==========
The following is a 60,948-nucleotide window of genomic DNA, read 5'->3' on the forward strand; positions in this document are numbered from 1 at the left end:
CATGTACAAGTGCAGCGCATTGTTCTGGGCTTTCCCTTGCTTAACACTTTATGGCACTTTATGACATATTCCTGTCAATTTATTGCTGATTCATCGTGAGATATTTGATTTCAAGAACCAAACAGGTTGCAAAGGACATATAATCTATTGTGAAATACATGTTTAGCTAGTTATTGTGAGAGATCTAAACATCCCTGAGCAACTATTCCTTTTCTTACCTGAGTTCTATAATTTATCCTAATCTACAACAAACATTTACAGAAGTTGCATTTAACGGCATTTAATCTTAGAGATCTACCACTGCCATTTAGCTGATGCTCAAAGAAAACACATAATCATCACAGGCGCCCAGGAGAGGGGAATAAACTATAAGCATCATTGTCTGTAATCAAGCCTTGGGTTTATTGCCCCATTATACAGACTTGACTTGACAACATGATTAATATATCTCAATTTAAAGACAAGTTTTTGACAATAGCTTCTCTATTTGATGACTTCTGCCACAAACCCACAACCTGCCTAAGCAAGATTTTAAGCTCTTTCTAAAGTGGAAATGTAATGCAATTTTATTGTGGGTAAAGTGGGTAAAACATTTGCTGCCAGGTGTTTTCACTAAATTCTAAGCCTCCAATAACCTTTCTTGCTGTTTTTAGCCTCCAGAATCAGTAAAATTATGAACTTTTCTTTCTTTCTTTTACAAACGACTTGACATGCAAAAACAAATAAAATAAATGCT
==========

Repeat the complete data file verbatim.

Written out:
The following is a 60,948-nucleotide window of genomic DNA, read 5'->3' on the forward strand; positions in this document are numbered from 1 at the left end:
CATGTACAAGTGCAGCGCATTGTTCTGGGCTTTCCCTTGCTTAACACTTTATGGCACTTTATGACATATTCCTGTCAATTTATTGCTGATTCATCGTGAGATATTTGATTTCAAGAACCAAACAGGTTGCAAAGGACATATAATCTATTGTGAAATACATGTTTAGCTAGTTATTGTGAGAGATCTAAACATCCCTGAGCAACTATTCCTTTTCTTACCTGAGTTCTATAATTTATCCTAATCTACAACAAACATTTACAGAAGTTGCATTTAACGGCATTTAATCTTAGAGATCTACCACTGCCATTTAGCTGATGCTCAAAGAAAACACATAATCATCACAGGCGCCCAGGAGAGGGGAATAAACTATAAGCATCATTGTCTGTAATCAAGCCTTGGGTTTATTGCCCCATTATACAGACTTGACTTGACAACATGATTAATATATCTCAATTTAAAGACAAGTTTTTGACAATAGCTTCTCTATTTGATGACTTCTGCCACAAACCCACAACCTGCCTAAGCAAGATTTTAAGCTCTTTCTAAAGTGGAAATGTAATGCAATTTTATTGTGGGTAAAGTGGGTAAAACATTTGCTGCCAGGTGTTTTCACTAAATTCTAAGCCTCCAATAACCTTTCTTGCTGTTTTTAGCCTCCAGAATCAGTAAAATTATGAACTTTTCTTTCTTTCTTTTACAAACGACTTGACATGCAAAAACAAATAAAATAAATGCT